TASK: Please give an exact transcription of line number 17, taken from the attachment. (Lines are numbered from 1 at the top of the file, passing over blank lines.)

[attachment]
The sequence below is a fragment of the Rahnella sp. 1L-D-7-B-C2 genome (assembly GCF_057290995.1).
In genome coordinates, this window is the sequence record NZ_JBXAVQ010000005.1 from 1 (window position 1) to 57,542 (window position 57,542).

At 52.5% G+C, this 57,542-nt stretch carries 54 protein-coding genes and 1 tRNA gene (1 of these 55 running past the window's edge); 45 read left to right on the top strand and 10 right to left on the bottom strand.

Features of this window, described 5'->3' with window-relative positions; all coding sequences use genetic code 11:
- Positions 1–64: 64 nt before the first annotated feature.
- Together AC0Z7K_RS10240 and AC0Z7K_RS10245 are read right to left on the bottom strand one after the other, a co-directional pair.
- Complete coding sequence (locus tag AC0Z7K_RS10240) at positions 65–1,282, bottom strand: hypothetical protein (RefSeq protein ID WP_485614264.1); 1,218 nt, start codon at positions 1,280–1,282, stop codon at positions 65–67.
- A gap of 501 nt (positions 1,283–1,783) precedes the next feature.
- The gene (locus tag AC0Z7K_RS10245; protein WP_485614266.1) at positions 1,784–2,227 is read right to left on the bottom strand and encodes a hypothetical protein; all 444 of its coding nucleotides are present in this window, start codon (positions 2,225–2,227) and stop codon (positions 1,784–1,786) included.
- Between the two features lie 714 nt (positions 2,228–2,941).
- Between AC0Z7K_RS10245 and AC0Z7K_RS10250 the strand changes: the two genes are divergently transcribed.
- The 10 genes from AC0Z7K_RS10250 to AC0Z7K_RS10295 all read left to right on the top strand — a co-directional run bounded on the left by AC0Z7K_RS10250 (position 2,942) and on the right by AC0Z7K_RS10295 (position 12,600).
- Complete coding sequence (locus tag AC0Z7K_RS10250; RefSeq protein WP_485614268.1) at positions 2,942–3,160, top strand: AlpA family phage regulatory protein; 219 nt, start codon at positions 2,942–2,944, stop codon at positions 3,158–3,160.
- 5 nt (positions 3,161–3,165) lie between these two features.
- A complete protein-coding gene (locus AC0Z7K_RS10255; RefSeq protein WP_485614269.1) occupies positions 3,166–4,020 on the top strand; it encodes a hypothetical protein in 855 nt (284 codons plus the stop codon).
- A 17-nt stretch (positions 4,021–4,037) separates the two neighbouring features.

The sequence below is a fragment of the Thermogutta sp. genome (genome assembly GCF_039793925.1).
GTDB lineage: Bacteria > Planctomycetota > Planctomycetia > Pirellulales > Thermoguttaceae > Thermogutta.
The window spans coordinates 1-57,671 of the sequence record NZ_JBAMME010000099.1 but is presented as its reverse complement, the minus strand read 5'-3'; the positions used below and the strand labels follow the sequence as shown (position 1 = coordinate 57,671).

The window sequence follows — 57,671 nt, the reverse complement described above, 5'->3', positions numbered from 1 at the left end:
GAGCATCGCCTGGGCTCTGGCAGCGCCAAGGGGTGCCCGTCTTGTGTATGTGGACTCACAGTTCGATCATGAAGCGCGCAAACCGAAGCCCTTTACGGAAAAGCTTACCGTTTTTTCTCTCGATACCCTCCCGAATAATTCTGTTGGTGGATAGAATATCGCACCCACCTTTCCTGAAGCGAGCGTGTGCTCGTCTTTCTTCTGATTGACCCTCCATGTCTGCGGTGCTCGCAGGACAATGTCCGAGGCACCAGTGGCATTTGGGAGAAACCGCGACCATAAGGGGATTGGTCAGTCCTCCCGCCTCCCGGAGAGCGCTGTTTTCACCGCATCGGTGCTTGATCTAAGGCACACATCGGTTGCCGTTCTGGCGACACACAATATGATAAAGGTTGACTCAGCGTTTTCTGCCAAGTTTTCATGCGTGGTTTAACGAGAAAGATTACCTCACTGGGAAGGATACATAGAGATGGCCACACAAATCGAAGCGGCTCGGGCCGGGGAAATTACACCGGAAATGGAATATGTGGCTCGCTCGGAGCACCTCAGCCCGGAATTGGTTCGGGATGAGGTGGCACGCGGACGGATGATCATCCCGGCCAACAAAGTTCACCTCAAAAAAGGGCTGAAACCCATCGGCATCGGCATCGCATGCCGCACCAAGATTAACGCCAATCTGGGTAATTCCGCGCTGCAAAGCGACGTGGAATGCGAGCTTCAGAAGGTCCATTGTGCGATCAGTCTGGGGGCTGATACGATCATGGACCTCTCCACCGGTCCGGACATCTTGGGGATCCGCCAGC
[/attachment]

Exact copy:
The sequence below is a fragment of the Thermogutta sp. genome (genome assembly GCF_039793925.1).